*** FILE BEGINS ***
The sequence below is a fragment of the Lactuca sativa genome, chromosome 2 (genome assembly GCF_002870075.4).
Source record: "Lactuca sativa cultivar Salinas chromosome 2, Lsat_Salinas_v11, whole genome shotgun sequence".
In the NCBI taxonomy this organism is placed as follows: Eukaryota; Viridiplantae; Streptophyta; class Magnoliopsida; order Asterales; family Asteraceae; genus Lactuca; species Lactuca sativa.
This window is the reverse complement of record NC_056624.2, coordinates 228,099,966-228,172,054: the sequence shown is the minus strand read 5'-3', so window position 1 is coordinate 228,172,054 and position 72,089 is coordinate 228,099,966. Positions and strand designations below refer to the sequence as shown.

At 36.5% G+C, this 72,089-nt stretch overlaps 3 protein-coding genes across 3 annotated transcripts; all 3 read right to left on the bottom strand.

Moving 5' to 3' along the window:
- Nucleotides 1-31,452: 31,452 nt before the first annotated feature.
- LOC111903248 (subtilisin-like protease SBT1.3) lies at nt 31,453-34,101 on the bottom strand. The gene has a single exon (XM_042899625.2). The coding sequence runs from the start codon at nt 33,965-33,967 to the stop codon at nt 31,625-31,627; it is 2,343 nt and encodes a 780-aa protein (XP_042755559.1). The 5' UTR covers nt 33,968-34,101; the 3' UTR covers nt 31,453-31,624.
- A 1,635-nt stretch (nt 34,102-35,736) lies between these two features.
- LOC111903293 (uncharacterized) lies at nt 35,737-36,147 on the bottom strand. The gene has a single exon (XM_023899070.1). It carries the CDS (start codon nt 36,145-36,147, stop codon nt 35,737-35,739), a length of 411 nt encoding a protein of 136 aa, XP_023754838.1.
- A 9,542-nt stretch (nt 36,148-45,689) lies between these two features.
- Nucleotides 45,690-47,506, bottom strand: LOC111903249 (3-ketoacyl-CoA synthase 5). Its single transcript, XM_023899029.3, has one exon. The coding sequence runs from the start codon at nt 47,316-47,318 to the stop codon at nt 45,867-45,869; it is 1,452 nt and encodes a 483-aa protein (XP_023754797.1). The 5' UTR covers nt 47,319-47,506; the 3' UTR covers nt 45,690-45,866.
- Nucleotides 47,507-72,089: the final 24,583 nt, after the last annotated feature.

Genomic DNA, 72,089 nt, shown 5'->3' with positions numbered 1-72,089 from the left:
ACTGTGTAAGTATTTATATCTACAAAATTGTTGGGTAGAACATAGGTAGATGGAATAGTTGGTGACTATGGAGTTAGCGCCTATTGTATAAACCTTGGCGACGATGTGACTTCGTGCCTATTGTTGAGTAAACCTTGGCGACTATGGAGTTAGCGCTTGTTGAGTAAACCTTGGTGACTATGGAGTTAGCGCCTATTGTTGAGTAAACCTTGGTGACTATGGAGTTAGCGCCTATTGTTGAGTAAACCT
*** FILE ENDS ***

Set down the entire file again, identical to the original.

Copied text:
The sequence below is a fragment of the Lactuca sativa genome, chromosome 2 (genome assembly GCF_002870075.4).
Source record: "Lactuca sativa cultivar Salinas chromosome 2, Lsat_Salinas_v11, whole genome shotgun sequence".
In the NCBI taxonomy this organism is placed as follows: Eukaryota; Viridiplantae; Streptophyta; class Magnoliopsida; order Asterales; family Asteraceae; genus Lactuca; species Lactuca sativa.
This window is the reverse complement of record NC_056624.2, coordinates 228,099,966-228,172,054: the sequence shown is the minus strand read 5'-3', so window position 1 is coordinate 228,172,054 and position 72,089 is coordinate 228,099,966. Positions and strand designations below refer to the sequence as shown.

At 36.5% G+C, this 72,089-nt stretch overlaps 3 protein-coding genes across 3 annotated transcripts; all 3 read right to left on the bottom strand.

Moving 5' to 3' along the window:
- Nucleotides 1-31,452: 31,452 nt before the first annotated feature.
- LOC111903248 (subtilisin-like protease SBT1.3) lies at nt 31,453-34,101 on the bottom strand. The gene has a single exon (XM_042899625.2). The coding sequence runs from the start codon at nt 33,965-33,967 to the stop codon at nt 31,625-31,627; it is 2,343 nt and encodes a 780-aa protein (XP_042755559.1). The 5' UTR covers nt 33,968-34,101; the 3' UTR covers nt 31,453-31,624.
- A 1,635-nt stretch (nt 34,102-35,736) lies between these two features.
- LOC111903293 (uncharacterized) lies at nt 35,737-36,147 on the bottom strand. The gene has a single exon (XM_023899070.1). It carries the CDS (start codon nt 36,145-36,147, stop codon nt 35,737-35,739), a length of 411 nt encoding a protein of 136 aa, XP_023754838.1.
- A 9,542-nt stretch (nt 36,148-45,689) lies between these two features.
- Nucleotides 45,690-47,506, bottom strand: LOC111903249 (3-ketoacyl-CoA synthase 5). Its single transcript, XM_023899029.3, has one exon. The coding sequence runs from the start codon at nt 47,316-47,318 to the stop codon at nt 45,867-45,869; it is 1,452 nt and encodes a 483-aa protein (XP_023754797.1). The 5' UTR covers nt 47,319-47,506; the 3' UTR covers nt 45,690-45,866.
- Nucleotides 47,507-72,089: the final 24,583 nt, after the last annotated feature.

Genomic DNA, 72,089 nt, shown 5'->3' with positions numbered 1-72,089 from the left:
ACTGTGTAAGTATTTATATCTACAAAATTGTTGGGTAGAACATAGGTAGATGGAATAGTTGGTGACTATGGAGTTAGCGCCTATTGTATAAACCTTGGCGACGATGTGACTTCGTGCCTATTGTTGAGTAAACCTTGGCGACTATGGAGTTAGCGCTTGTTGAGTAAACCTTGGTGACTATGGAGTTAGCGCCTATTGTTGAGTAAACCTTGGTGACTATGGAGTTAGCGCCTATTGTTGAGTAAACCT